Of course, no one expects a brand like Victoria's Secret to advertise its wares on ordinary women. But there is a line between aspiration and thinspiration, and this campaign clearly oversteps the mark. As for their use of the word 'perfect', it's not only offensive to the 99.9 per cent of the female population who don't share the models' 'perfect' proportions, it's also deeply irresponsible, if not downright cruel.
Especially given the brand's target market. Which is obviously not me. Or indeed anyone over the age of 22 or bigger than a size 6.
Only the other day I saw a gaggle of 14 and 15-year-olds scuttling out of Victoria's Secret laden down with garish bags presumably containing various items of microscopic and sexually precocious underwear. When I was their age, my mum was still buying my pants, and rightly so.
Hurrah, then, for the three students who are demanding that the company - which is the largest American lingerie retailer - apologise, and alter the wording on the advertisement.
Hitting back on social media
Like other overtly body-conscious brands of this ilk - from American Apparel, with its adverts awash in demeaning pornographic imagery, to Jack Wills, which imagines all girls as salty-haired surf sirens - they're aiming squarely at all our daughters.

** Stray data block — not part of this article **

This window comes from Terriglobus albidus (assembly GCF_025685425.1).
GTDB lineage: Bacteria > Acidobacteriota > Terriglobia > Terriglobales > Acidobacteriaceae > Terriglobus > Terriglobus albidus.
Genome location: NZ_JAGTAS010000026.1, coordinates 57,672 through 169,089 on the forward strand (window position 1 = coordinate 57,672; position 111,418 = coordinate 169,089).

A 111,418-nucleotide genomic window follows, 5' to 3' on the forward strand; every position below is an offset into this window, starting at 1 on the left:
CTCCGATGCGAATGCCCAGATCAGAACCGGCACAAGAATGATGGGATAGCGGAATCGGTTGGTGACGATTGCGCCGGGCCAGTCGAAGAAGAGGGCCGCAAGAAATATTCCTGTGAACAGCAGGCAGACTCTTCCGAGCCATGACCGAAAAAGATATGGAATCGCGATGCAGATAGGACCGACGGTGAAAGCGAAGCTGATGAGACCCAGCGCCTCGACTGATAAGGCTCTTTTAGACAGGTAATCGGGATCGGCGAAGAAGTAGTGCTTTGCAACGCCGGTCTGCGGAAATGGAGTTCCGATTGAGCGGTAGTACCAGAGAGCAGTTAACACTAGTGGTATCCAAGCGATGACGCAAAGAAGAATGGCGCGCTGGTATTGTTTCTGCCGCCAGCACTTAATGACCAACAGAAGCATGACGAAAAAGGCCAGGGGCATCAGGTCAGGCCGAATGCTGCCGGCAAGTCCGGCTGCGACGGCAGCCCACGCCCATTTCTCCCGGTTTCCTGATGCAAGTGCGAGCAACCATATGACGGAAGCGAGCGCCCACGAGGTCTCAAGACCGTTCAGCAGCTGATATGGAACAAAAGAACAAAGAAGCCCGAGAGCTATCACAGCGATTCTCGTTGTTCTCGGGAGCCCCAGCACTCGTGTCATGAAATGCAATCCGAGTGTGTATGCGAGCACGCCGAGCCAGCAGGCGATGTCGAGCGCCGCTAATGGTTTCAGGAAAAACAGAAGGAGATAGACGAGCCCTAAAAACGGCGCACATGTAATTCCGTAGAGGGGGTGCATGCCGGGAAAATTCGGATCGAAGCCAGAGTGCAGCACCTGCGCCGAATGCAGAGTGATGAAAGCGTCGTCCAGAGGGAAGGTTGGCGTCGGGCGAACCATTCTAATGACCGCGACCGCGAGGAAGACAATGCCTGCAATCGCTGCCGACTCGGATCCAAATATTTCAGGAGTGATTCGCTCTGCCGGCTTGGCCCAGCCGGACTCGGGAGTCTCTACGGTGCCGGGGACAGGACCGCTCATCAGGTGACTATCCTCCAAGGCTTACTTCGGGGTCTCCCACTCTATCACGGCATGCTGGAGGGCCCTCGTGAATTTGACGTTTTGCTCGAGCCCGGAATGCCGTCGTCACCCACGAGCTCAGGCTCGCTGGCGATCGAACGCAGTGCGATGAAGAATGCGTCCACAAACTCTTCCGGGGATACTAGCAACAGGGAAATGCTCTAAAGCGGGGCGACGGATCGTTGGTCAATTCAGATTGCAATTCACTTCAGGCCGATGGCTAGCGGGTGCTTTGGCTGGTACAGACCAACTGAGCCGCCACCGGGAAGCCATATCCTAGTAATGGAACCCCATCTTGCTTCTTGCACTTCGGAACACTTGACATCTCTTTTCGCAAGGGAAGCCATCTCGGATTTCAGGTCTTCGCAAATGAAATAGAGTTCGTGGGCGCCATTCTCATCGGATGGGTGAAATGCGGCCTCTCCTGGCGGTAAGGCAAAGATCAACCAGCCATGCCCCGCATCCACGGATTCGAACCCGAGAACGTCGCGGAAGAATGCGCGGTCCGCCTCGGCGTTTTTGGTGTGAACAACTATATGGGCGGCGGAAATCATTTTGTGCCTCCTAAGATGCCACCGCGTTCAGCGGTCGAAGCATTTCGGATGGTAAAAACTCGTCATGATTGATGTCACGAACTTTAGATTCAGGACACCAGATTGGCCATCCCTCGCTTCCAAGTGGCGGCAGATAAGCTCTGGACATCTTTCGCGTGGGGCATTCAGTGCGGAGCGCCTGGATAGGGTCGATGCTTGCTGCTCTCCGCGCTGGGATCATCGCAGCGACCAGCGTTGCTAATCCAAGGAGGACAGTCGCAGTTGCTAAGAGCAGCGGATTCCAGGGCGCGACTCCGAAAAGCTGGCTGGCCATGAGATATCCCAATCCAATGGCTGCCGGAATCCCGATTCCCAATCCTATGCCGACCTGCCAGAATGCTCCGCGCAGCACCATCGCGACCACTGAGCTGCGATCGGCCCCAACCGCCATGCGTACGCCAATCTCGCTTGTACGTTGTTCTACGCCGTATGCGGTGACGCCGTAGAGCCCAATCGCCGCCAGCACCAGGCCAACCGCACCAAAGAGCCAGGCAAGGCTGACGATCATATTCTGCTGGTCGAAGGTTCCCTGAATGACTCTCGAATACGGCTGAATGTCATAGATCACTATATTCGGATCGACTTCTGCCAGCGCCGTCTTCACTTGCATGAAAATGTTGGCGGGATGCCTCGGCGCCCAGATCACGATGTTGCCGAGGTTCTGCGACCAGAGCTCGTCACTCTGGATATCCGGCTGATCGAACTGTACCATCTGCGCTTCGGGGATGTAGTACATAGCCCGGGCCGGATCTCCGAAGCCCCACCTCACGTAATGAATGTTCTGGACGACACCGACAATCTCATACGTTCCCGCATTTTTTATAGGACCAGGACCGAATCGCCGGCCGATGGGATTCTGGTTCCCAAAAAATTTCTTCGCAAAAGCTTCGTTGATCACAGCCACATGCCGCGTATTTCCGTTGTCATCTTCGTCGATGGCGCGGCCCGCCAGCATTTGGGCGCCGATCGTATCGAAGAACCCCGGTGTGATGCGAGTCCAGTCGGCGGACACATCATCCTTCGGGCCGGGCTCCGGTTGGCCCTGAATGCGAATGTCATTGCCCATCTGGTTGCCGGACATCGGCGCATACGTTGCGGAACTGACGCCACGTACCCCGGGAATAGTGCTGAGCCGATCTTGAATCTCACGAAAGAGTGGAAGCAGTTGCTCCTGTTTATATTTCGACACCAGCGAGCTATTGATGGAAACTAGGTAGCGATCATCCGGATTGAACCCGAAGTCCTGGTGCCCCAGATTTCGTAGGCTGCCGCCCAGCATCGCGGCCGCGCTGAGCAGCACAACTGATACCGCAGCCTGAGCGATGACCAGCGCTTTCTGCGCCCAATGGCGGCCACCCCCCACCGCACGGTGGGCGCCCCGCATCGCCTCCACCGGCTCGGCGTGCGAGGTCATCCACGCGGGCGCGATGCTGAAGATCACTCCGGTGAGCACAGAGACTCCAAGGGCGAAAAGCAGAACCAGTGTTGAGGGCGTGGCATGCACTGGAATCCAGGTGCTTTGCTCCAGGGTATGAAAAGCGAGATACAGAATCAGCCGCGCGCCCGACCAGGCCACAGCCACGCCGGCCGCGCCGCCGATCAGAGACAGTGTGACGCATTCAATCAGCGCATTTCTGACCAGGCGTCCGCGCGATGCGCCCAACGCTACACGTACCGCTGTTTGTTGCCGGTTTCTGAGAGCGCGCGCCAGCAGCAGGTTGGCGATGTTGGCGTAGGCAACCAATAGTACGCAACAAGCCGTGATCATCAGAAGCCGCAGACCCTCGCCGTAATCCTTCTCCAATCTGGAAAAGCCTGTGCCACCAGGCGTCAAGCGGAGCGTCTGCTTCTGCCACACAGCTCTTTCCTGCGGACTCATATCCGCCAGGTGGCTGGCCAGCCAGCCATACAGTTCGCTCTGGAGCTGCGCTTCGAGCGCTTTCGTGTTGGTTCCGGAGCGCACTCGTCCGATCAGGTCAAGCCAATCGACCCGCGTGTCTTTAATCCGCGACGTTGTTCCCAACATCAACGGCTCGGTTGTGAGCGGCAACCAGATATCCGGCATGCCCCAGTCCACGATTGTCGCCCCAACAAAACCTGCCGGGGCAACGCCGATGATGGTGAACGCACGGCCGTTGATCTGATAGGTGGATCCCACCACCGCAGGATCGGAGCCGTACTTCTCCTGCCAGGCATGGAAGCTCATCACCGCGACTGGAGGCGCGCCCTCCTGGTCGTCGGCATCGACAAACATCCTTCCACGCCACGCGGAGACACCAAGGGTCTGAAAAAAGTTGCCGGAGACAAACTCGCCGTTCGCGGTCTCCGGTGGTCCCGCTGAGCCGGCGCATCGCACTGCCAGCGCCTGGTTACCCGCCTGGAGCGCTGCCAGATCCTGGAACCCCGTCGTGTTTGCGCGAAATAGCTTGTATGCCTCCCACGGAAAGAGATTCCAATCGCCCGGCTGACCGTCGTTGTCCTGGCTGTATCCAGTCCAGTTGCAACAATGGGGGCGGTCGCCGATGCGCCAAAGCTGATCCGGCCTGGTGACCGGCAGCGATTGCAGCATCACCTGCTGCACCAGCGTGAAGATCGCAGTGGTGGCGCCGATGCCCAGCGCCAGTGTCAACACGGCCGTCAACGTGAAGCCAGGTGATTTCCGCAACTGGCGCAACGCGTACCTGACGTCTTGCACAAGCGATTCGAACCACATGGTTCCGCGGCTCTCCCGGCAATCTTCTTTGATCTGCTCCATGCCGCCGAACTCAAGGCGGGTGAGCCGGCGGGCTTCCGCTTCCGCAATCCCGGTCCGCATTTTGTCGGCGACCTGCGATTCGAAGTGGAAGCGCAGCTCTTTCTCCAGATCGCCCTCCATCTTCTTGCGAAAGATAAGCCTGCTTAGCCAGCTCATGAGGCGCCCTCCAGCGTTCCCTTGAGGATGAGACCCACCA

That's right: those same happy girls who start off being all shapes and sizes, unaware that there is any aspect of themselves that is wrong, and who end up hating their bodies half to death.
Who look upon the likes of Martha Hunt and Adriana Lima and all the other so-called "Angels" (young women picked to model for Victoria's Secret are nicknamed Angels) and find themselves so lacking in the fundamental virtue of extreme thinness that they lose all sense of reason and proportion.
This advert - and all the others like it - is not just harmless titillation. It's a deliberate projection of an ideal of female beauty so narrow as to be virtually unattainable.
It is also deeply damaging. And that is exactly how Victoria's Secret and their buddies like it. Because what these companies are really peddling is not underwear; it's a lifetime of body insecurities.